The allure of the American dream is still strong for many businesses today. But for UK companies looking to expand into the country, there’s a myriad of insurance and regulatory hurdles to jump through first.
Add to that the challenge in navigating differing state laws, the highly litigious environment, extreme weather and nat-cat events, and the lingering uncertainty as to what a UK-US trade deal might look like post-Brexit, and placing insurance for such a move can be anything but simple.
“When you think about the US you think of one country, but from an insurance standpoint it is 50 different states, each one with its own nuances and characteristics,” Graham Taylor, VP, head of corporate & field - business insurance, UK&I region at Travelers UK, told Insurance Business.
“When it comes to setting up the insurance policy, you’ve got to ensure that you meet the state regulations as well as federal regulations, and that adds to the wider cost of doing business, as well as the complications from an insurance point of view,” he explained.
While the US calls itself the ‘land of the free’, its highly regulated insurance market is anything but.
The types of cover needed by a company and the resulting costs can vary significantly: for example, while the UK’s employers’ liability cover is comparable to workers’ comp coverage in the US, due to the vastly different healthcare systems the latter is likely to account for a much bigger chunk of an insurance spend.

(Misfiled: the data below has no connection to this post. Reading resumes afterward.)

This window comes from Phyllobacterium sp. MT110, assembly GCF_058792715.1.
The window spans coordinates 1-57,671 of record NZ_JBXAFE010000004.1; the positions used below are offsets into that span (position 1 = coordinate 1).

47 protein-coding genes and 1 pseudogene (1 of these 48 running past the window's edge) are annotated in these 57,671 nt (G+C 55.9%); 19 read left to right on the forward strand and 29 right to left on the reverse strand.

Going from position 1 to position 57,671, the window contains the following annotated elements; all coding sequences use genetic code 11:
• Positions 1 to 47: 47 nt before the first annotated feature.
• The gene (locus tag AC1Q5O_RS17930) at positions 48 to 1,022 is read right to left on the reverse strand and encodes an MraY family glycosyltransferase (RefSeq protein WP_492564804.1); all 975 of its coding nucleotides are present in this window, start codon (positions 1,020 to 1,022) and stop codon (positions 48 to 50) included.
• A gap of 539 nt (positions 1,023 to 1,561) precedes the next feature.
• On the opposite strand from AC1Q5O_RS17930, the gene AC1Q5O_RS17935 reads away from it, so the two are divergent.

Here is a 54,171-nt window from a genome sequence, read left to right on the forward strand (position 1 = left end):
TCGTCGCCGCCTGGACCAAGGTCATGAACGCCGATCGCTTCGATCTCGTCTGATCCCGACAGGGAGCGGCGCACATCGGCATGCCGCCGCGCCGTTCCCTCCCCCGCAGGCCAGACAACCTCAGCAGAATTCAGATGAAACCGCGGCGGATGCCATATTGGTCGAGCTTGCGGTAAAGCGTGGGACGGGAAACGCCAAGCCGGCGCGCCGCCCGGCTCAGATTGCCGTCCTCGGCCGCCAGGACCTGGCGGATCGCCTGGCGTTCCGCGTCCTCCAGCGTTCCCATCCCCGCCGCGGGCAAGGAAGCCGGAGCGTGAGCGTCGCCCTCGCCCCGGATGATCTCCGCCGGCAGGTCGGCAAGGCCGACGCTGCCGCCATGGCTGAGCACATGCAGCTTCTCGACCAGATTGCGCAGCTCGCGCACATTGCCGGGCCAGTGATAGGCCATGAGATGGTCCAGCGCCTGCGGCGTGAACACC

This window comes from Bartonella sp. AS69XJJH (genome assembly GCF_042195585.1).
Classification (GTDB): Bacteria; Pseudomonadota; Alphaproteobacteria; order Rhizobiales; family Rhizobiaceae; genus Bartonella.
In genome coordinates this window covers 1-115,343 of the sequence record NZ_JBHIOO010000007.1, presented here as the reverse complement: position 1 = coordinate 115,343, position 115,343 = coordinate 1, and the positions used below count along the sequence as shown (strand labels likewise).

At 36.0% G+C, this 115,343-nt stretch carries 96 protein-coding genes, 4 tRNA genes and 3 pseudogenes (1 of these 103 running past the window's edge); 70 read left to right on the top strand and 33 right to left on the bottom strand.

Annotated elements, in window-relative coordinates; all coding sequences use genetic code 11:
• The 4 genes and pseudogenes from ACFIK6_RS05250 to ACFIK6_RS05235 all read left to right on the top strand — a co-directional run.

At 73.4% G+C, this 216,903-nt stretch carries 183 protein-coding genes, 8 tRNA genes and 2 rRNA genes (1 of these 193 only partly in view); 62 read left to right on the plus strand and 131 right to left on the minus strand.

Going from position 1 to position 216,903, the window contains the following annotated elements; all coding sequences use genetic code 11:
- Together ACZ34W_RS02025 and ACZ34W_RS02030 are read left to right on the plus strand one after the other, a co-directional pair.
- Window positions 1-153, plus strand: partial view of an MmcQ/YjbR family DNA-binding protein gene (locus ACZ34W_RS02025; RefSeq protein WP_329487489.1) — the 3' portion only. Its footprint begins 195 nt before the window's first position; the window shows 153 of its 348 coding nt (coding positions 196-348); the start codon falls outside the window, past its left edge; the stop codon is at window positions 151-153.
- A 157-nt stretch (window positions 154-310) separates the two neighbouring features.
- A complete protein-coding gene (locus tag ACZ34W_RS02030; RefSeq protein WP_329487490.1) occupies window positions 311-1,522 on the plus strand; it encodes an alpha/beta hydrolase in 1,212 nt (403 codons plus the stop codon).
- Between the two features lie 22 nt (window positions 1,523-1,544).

Exposures around natural catastrophes are also much greater in the US, with UK storm losses “paling into insignificance” compared to those across pond, which can include hurricanes, tornadoes, earthquakes and hail events.
In short, it’s a different beast entirely and one that requires a different approach to insurance, according to Taylor.
As an insurance provider, having the scale and capacity to be able to respond to clients’ losses is key, through both geographical reach and offering multi-lines. UK brokers should also enlist the support of a broker stateside to advise on local state requirements, Taylor said.
And with Brexit looming, more clients may well be looking at branching out into the US.
“The way that [the UK] is going to respond is by having more trade deals with other territories outside of the EU, and the US is surely in the top five for a trade deal,” he said.
“If I was a UK company with a large footprint in the EU, or even a limited one, and I’m looking at what I can do for the income that’s coming into my business, the US must be in my thought process. I can only see that being amplified as we go through the Brexit process.”